Wetlands visitor centre, West Nash, Newport
|Type||National nature reserve|
|Nearest city||Newport, Wales|
|Area||437 hectares (1,080 acres)|
The reserve was first established in 2000 to mitigate losses of wildlife habitat when the Cardiff Bay Barrage scheme was undertaken.
The site is owned and managed by Natural Resources Wales, the successor body to the Countryside Council for Wales. A purpose-built visitor and education centre for the site was opened, in West Nash, in March 2008 by the RSPB with help from Newport City Council and water level management assistance by Caldicot and Wentloog Levels Internal Drainage Board.
The reserve covers 437 hectares (1,080 acres) of the Caldicot Level, a low lying area of land bordering the northern shore of the Severn Estuary. Part of the site is a reclaimed fuel ash disposal site, although some farmland in Goldcliff and Nash has also had to be flooded to complete the work.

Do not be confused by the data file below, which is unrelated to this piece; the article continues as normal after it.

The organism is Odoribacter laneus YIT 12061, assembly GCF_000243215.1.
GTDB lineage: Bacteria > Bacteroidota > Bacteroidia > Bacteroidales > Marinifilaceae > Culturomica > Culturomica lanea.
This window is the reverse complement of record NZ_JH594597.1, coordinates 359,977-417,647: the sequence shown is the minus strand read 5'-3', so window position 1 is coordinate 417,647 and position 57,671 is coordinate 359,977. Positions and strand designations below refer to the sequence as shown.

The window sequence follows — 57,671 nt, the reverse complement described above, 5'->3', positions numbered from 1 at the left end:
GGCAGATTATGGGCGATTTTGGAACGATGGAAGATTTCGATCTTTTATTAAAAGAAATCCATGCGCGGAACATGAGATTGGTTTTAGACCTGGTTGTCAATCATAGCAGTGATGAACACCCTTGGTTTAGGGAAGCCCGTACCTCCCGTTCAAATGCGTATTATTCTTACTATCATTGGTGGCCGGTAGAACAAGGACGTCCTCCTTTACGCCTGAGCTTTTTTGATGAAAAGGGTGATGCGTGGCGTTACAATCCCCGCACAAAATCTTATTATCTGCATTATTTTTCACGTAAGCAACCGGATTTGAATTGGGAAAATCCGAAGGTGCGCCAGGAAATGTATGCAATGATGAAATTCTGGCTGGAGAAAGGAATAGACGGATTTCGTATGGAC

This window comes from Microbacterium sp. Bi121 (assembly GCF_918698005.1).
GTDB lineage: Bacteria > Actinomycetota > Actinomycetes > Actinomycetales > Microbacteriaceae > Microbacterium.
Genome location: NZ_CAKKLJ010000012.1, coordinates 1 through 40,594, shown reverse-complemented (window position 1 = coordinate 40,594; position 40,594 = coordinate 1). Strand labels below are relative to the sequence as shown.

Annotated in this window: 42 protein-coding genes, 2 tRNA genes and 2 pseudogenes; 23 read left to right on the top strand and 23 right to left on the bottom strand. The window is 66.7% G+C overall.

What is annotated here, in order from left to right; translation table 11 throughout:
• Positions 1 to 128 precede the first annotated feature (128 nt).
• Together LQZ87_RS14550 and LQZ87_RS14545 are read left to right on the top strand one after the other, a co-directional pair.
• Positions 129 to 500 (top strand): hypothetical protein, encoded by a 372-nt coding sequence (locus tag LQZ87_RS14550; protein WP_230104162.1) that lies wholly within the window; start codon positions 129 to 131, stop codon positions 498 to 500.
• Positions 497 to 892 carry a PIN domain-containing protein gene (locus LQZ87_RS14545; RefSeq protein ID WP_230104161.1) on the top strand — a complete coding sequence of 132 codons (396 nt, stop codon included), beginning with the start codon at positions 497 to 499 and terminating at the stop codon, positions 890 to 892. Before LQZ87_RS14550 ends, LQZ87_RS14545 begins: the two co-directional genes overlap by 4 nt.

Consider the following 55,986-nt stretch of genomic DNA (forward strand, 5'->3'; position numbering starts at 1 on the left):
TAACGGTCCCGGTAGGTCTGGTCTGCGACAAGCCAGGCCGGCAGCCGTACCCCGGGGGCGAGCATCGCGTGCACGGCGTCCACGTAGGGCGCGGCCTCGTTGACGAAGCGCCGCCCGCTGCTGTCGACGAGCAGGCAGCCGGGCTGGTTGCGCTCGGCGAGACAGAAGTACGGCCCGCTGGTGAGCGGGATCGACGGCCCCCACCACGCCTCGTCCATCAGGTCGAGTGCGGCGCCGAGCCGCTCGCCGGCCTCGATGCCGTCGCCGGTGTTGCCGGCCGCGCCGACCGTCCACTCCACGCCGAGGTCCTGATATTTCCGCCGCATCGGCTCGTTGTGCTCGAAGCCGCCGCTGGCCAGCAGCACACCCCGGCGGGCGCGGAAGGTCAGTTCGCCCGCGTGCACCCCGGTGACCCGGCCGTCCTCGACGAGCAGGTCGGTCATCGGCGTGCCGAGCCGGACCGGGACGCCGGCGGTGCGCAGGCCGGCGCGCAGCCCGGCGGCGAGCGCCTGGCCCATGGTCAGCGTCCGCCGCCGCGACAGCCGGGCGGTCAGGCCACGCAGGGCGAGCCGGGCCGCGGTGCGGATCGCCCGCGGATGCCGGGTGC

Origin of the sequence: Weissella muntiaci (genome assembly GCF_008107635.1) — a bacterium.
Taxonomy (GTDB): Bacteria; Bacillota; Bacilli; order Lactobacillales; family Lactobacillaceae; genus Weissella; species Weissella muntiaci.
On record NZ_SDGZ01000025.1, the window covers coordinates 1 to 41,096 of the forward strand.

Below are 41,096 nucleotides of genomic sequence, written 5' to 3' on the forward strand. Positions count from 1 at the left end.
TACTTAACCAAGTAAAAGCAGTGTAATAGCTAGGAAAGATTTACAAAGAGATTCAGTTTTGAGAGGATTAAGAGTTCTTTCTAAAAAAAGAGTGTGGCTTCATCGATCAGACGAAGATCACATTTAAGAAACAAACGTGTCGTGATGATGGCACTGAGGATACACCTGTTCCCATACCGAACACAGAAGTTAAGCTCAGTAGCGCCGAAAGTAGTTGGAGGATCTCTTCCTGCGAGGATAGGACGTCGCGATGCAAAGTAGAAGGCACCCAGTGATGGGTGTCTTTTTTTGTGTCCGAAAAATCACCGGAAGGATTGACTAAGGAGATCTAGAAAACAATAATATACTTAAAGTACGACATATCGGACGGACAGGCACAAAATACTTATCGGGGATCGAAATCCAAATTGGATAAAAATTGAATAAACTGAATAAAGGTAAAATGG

Habitats and species
The reserve includes a wide variety of habitats which include grazed pasture with hedgerows, ditches, reens, reed beds and grasslands. These help to attract breeding birds such as Lapwings, Redshanks, Oystercatchers, Little Ringed Plovers and Ringed Plovers, as well as visitors such as Wigeon, Shovelers, Teal, Shelduck and Pintails, Bitterns, Hen Harriers and Short-eared Owls.
East Usk Lighthouse is within the area of the reserve. It is a basic lamphousing with no accommodation. The more substantial decommissioned West Usk Lighthouse, currently operating as a hotel, is on the opposite (west) bank of the River Usk and can be viewed from the reserve.
- Newport City Council - Newport Wetlands
- BBC News - £3m visitors' centre for wetlands
- BBC - Newport Wetlands
- RSPB - Newport Wetlands
- Caldicot & Wentlooge Level Internal Drainage Board
- www.geograph.co.uk : photos of Newport Wetlands Reserve and surrounding area